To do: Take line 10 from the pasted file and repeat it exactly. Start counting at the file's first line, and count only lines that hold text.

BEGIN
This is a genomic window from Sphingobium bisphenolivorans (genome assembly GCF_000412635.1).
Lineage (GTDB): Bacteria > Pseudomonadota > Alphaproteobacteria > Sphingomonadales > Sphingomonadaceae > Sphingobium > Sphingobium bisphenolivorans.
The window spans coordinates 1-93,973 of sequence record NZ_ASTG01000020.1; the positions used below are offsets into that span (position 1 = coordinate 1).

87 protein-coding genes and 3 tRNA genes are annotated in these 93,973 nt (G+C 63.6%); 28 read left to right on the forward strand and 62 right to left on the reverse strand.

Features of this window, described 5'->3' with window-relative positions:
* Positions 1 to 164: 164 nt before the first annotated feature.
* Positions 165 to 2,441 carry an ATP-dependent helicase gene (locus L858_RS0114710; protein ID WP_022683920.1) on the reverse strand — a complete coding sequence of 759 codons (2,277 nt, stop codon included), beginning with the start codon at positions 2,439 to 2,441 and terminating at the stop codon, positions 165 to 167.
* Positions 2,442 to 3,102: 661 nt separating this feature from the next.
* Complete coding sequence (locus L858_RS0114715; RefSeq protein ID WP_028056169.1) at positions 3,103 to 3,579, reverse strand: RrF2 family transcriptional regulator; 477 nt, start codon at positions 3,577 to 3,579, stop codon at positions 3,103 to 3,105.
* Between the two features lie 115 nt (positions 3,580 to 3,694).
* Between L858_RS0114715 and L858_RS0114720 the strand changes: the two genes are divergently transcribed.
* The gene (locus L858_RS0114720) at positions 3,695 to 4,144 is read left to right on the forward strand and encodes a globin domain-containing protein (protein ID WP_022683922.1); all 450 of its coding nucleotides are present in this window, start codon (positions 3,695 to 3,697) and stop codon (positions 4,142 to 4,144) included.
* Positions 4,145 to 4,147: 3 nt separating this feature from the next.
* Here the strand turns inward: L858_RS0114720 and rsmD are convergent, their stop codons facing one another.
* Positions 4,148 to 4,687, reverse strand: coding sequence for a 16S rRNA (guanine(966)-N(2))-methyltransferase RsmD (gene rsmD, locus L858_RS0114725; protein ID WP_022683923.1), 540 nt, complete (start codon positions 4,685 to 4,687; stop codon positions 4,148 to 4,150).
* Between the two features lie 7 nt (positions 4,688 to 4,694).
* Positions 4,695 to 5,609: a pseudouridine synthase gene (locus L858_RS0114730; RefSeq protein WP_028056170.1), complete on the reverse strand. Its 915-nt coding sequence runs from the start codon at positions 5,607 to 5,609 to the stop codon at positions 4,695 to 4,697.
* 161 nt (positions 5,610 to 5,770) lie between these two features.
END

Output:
* Between the two features lie 115 nt (positions 3,580 to 3,694).